Date of Award

1987

Document Type

Dissertation

Degree Name

Doctor of Philosophy (PhD)

Department

Chemistry

First Advisor

Frank Cartledge

Abstract

Pyridine-containing heterophanes, which possess a rigid non-flexible framework, similar to that of porphyrin backbones, are ideal structures to probe the electronic and/or steric effects within a highly electron-rich cavity. The syntheses of heteromacrocycles incorporating the 2,6-pyridino moiety are described. 2-Bromo-6-lithiopyridine, generated from 2,6-dibromopyridine and n-butyllithium, was used to synthesize 2,6-bis (2$\sp\prime$-(6$\sp\prime$-bromopicolinoyl)) pyridine and bis-2-(6-bromopyridyl)ketone in 36% and 63% yield, respectively. Ketalization of these ketones was accomplished by either standard acidic or basic conditions. To model a nucleophilic substitution route for cyclization of the resulting ketals, lithioacetonitriles were allowed to react with bromopyridines to produce symmetrical and unsymmetrical cyanomethine adducts in more than 47% yield. Reaction of 2,6-bis- (2$\sp\prime$-(6$\sp\prime$-bromopyridyl)-1,3-dioxolan-2-yl) pyridine or 2,2-bis-2$\sp\prime$-(6$\sp\prime$-bromopyridyl)-1,3-dioxolane with lithioacetonitrile afforded (1$\sb{\rm n}$) (2,6)pyridinophanes (n = 3,4), in which the pyridine rings were coupled with ketal and cyanomethine functionalities. At 80$\sp\circ$C, cyclocondensation via nucleophilic substitution favors macrocycle formation because the intermediates are held in the desired syn-conformation by a metal ion template effect. The ketal and nitrile groups of the initially generated macrocycles were hydrolyzed under acidic conditions. Hydrolysis of the nitrile was accompanied by decarboxylation to produce methylenic intermediates (143 and 152), which were oxidized with SeO$\sb2$ to afford the desired triketone 115 and tetraketone 125, respectively. Alternatively, oxidation of the $\alpha$,$\beta$-unsaturated nitrile tautomers with m-chloroperbenzoic acid to a keto group; followed by deketalization under acidic conditions afforded the same ketones. Triketone 115 and tetraketone 125 contain only sp$\sp2$ carbon atoms and should be essentially planar; however, due predominantly to N,N-electron repulsions within the confines of the cavity, deformations from planarity were observed. The dihedral angles of pyridines in triketone 115 are 35.4, 41.4, and 46.5$\sp\circ$, respectively. Wittig reactions and the Knoevenagel condensations on the bridging carbonyl groups in triketone 115 were unsuccessful, but facile monohemiketalization of 115 was observed. X-ray analysis of a Cu(II) complex isolated from ethanol confirmed the presence of a hemiethyl ketal (178). Upon exposure to air, precursor 143 of triketone 115 underwent oxidization to afford dimeric (1$\sb3$) (2,6)-pyridinophane, which was subsequently dehydrogenated with either DDQ or air. X-ray data of these dimers confirm the juxtaposition of the two electron-rich cores.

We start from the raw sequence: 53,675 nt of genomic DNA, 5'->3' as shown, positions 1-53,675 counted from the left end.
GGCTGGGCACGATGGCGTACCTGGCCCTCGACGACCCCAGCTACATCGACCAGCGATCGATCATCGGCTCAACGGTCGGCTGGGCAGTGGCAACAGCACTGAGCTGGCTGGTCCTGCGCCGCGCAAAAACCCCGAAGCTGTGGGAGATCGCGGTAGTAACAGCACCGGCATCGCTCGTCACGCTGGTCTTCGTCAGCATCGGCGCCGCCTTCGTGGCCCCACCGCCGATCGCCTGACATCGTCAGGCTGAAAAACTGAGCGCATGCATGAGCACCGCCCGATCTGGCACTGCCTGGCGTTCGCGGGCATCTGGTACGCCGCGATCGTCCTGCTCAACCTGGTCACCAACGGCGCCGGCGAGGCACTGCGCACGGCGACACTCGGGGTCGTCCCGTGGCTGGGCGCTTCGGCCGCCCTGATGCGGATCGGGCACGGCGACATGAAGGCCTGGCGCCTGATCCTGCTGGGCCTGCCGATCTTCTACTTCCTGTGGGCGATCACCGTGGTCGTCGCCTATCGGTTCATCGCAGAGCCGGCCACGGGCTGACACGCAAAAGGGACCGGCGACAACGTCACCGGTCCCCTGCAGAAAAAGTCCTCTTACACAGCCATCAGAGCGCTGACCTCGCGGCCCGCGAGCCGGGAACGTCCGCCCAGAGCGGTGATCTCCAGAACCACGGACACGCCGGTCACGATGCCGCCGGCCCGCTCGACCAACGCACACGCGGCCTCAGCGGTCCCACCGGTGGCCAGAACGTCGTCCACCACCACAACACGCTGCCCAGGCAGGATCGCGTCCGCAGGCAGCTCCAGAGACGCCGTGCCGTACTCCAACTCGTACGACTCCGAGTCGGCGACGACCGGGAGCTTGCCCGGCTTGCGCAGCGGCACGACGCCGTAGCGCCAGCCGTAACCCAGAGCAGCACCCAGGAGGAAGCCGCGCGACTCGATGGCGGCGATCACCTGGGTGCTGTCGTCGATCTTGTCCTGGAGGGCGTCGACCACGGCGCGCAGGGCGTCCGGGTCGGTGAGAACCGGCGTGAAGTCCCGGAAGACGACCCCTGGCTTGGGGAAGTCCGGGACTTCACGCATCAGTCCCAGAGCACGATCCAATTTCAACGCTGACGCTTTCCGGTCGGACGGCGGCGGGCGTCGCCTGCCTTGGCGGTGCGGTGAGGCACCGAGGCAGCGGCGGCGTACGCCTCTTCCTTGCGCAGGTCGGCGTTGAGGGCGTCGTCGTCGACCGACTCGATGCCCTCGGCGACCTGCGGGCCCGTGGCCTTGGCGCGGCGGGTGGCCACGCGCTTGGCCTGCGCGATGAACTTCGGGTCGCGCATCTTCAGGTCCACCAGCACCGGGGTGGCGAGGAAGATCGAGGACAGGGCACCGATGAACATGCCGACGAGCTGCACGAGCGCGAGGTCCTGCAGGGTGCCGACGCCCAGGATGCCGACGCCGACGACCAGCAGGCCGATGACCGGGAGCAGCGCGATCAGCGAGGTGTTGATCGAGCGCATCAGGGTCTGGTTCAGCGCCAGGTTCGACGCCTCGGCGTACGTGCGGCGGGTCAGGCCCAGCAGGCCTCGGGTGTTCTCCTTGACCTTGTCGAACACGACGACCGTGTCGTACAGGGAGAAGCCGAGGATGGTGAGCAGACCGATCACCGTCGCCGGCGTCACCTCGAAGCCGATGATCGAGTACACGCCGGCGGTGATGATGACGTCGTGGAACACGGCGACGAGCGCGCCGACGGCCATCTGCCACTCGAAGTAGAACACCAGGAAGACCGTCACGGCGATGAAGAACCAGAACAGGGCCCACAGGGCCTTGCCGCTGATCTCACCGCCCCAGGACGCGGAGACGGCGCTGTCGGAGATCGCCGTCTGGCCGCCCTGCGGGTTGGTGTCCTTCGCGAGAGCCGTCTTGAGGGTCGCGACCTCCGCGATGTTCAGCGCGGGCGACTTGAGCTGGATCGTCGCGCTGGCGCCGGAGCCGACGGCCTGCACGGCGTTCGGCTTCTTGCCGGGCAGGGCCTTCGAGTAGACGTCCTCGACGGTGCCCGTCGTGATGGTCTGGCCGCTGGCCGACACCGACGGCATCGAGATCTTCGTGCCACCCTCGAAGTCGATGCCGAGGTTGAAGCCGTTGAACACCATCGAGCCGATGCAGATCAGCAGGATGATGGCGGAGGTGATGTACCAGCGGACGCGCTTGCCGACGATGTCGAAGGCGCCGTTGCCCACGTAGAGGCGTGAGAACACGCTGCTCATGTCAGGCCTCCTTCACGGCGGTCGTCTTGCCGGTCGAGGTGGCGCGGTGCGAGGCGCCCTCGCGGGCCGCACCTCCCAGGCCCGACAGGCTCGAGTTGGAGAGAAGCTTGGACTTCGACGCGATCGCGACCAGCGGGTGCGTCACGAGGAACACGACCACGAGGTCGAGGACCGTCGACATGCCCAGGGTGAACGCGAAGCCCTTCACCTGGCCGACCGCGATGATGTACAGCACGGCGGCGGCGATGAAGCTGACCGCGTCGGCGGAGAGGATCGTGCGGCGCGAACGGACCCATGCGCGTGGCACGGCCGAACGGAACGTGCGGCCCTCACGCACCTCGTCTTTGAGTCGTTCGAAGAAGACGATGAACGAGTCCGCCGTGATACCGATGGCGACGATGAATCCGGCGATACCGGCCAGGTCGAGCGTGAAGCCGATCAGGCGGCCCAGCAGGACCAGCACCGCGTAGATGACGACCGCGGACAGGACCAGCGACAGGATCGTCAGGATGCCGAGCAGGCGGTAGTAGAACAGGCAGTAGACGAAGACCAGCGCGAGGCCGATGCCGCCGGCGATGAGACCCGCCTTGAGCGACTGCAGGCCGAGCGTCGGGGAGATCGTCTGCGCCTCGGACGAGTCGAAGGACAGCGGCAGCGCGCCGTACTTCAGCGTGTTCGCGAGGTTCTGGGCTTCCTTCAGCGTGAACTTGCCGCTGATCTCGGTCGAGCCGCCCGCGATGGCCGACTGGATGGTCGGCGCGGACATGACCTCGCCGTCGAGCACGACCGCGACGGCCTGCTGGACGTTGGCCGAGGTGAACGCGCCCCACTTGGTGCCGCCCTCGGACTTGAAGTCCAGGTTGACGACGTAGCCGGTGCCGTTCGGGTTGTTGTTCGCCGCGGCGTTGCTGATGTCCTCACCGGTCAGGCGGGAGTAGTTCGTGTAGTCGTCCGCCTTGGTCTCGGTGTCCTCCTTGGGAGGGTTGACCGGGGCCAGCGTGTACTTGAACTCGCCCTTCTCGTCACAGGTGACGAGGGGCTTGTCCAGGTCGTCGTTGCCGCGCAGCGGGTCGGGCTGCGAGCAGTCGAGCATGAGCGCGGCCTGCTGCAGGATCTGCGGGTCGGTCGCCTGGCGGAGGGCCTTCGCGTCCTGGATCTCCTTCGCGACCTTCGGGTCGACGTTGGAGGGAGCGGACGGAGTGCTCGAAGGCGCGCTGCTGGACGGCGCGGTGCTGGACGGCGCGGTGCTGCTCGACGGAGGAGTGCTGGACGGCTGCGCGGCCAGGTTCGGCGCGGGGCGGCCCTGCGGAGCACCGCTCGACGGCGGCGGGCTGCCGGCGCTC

Pages

268

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